In The Reactionary Mind: Conservatism from Edmund Burke to Donald Trump, political scientist, Corey Robin says that conservatism draws its power and purpose from opposition to the left. “From the French Revolution through civil rights and women’s lib, struggles for collective liberation through revolution or reform have forced the right to think harder and better, to act smarter and with greater discipline and intentionality — not out of any Millian desire to get the better of the argument, but out of a desperate need to defend power and privilege against a movement that seeks their elimination.”
What if there’s no left in the US?
According to Robin: “Without a genuine enemy to tutor it, the right has allowed the long-standing fissures of the conservative movement to deepen and expand. That absent tutelage is most visibly embodied in Trump, whose whims are as unlettered as his mind is untaught. Trump is a window onto the dissolution of the conservative whole, a whole that can allow itself to collapse because it has achieved so much. Battling its way to hegemony in the second half of the 20th century, the American right would never have chosen a Trump — not because it was more intelligent and virtuous or less racist and violent, but because it was disciplined by its task of destroying the left. With that left now destroyed, the foot soldiers of the right wing think to themselves: We’ve had conservative Republican presidents. We have a conservative Republican Congress. Why haven’t they delivered on the promises they’ve made for so long? Why haven’t they made us great again? Why not Trump?”
Robin doesn’t say it but one of the chief reasons that conservatism became ascendant is that its erstwhile foe —the Democratic Party (who posed as the left)–abandoned the fight and actively aided conservatives.
For example, it wasn’t just the conservatives who sold us a bill of goods on the wonders of globalization, it was neoliberal Democrats as well. If you export millions of jobs to Mexico and Asia, take workers’ negotiating powers away and push them into crappy jobs with no benefits, while massively aiding banks and corporations, the result will be the sorts of extreme inequality presently plaguing our country.
This kind of analysis is not rocket science and it used to be part of every left-wing intellectual’s toolbox. The left made a serious mistake by ceding the economics sphere to bankers and finance, while focusing their energies on identity politics and cultural issues. In fact, the American left has gone two generations without understanding economics and finance, or even caring to understand. According to writer Mark Ames, “it was the hippies who decided half a century ago that finance was beneath them, so they happily ceded the entire field—finance, business, economics, money—otherwise known as “political power”—to the other side.”
Right now the so-called Resistance is focused on Trump, as if he were the cause of all our problems. But, like I’ve said before and will repeat–Trump is not the cause, he’s just one of the more ghastly symptoms of a failed economic system and dysfunctional democracy.
Since the Red Scares of the 1920’s, when President Woodrow Wilson and his Attorney General Palmer, virtually destroyed the labor movement and radical press, the destruction of the left in America has been a long running goal of conservative business culture.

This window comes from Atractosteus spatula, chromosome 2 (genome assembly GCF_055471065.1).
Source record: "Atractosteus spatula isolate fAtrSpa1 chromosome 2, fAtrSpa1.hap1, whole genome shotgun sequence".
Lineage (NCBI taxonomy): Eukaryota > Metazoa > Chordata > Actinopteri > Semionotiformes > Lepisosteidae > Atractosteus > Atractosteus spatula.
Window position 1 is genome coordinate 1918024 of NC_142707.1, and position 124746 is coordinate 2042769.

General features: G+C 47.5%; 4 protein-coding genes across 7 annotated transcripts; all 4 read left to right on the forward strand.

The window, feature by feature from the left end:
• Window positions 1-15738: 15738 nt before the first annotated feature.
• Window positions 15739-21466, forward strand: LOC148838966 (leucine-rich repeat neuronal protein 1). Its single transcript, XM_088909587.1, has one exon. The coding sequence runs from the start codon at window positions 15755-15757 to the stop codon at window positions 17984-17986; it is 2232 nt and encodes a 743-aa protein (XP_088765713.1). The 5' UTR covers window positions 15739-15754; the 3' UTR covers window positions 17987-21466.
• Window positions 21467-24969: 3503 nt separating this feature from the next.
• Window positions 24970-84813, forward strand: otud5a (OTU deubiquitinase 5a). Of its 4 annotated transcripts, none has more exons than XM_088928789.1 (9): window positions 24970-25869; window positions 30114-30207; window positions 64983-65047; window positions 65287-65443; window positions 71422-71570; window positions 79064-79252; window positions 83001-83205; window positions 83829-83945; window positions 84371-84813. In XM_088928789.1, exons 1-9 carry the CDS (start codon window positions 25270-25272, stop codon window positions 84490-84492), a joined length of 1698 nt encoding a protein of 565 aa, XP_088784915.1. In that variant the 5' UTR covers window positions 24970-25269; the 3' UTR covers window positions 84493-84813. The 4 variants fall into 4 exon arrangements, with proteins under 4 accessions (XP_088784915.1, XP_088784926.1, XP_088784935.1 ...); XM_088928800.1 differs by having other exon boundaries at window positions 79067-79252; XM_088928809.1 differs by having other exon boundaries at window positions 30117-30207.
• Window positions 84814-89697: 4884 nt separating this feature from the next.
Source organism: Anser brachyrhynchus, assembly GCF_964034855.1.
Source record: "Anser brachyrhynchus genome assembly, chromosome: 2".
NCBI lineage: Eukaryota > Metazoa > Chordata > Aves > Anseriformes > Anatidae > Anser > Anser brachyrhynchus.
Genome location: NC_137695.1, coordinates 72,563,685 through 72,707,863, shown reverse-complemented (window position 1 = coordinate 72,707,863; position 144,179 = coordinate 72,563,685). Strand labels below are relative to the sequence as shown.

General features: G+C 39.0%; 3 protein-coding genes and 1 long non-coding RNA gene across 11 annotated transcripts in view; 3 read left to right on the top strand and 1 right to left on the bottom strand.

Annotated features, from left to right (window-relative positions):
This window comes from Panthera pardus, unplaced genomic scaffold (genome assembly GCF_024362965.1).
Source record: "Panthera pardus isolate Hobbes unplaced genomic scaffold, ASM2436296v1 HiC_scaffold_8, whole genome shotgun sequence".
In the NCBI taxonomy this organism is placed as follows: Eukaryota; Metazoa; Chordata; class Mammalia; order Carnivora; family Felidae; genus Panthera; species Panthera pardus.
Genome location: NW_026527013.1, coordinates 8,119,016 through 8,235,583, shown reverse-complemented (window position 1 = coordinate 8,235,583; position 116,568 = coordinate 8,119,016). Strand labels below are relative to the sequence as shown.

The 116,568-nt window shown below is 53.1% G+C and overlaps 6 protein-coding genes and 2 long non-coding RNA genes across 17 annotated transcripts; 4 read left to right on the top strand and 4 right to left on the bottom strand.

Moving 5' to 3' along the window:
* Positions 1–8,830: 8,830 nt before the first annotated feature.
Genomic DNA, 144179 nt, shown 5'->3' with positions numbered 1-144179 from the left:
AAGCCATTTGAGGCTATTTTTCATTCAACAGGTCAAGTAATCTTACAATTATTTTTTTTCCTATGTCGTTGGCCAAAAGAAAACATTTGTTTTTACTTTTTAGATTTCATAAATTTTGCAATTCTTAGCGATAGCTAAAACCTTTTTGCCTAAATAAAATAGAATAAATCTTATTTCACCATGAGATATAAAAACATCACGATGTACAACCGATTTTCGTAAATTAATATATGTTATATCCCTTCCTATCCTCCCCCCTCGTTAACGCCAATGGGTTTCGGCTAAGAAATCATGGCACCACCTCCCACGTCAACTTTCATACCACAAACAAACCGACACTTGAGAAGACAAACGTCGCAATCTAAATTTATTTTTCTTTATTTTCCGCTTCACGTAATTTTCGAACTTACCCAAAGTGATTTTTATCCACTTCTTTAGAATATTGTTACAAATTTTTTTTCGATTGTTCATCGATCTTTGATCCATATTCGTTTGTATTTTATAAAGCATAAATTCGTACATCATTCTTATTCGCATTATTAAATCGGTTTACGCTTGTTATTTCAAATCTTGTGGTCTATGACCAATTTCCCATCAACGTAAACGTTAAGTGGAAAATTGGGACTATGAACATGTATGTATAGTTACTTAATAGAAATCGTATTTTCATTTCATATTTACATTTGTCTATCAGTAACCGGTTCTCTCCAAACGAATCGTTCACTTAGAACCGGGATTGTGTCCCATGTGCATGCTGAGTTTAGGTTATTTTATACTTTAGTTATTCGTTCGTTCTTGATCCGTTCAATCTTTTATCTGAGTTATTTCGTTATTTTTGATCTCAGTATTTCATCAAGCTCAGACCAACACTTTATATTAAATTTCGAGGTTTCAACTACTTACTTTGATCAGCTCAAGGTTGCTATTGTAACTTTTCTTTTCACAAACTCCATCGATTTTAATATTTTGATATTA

The Great Depression and New Deal revitalized a labor movement that was energized by socialists and communists. Following World War II, however, the corporate state struck back, with the Taft-Hartley Act, that limited strikes and while fragmenting labor-power with right-to-work statutes, and the McCarthy witch-hunts during the early Cold War years, where the threat of the Soviet Union was used as a cudgel to attack left intellectuals.
The United States is nominally a representative democracy, however corporate interests have an outsized influence on the policies we enact. These corporations spend enormous amounts of money to get the American people to identify free enterprise (meaning state subsidized private power with no infringement of managerial prerogatives) as the American way. In addition to the day in and day out pro-business advertising and PR, corporations have waged intensified propaganda campaigns, deploying the term free enterprise as a means of gaining support for corporate policies.
This long running program to defeat the left has been a one-sided class war where the wealthy and corporations they control have routed their foe and are busy shooting the survivors.
So, I have a question. What are we going to do about it?
If we want a left that can help balance out our world and provide workers some needed power, we need to redevelop an vibrant economic critique of the present ruling ideology–neoliberalism.
In retrospect it seems obvious, but Bernie Sanders did so well in the 2016 presidential election because he’s the first Democrat in forever to offer a trenchant political analysis of the US economy, focusing on class and state power.
The ironic aspect of the rebirth of the left in America is that this development could be the best thing that’s happened to conservatives since Ronald Reagan. Conservatives, as Corey Robin, convincingly argues, absolutely requires a vibrant left to revitalize it as a political movement, lest it end up with Donald Trump as its standard bearer.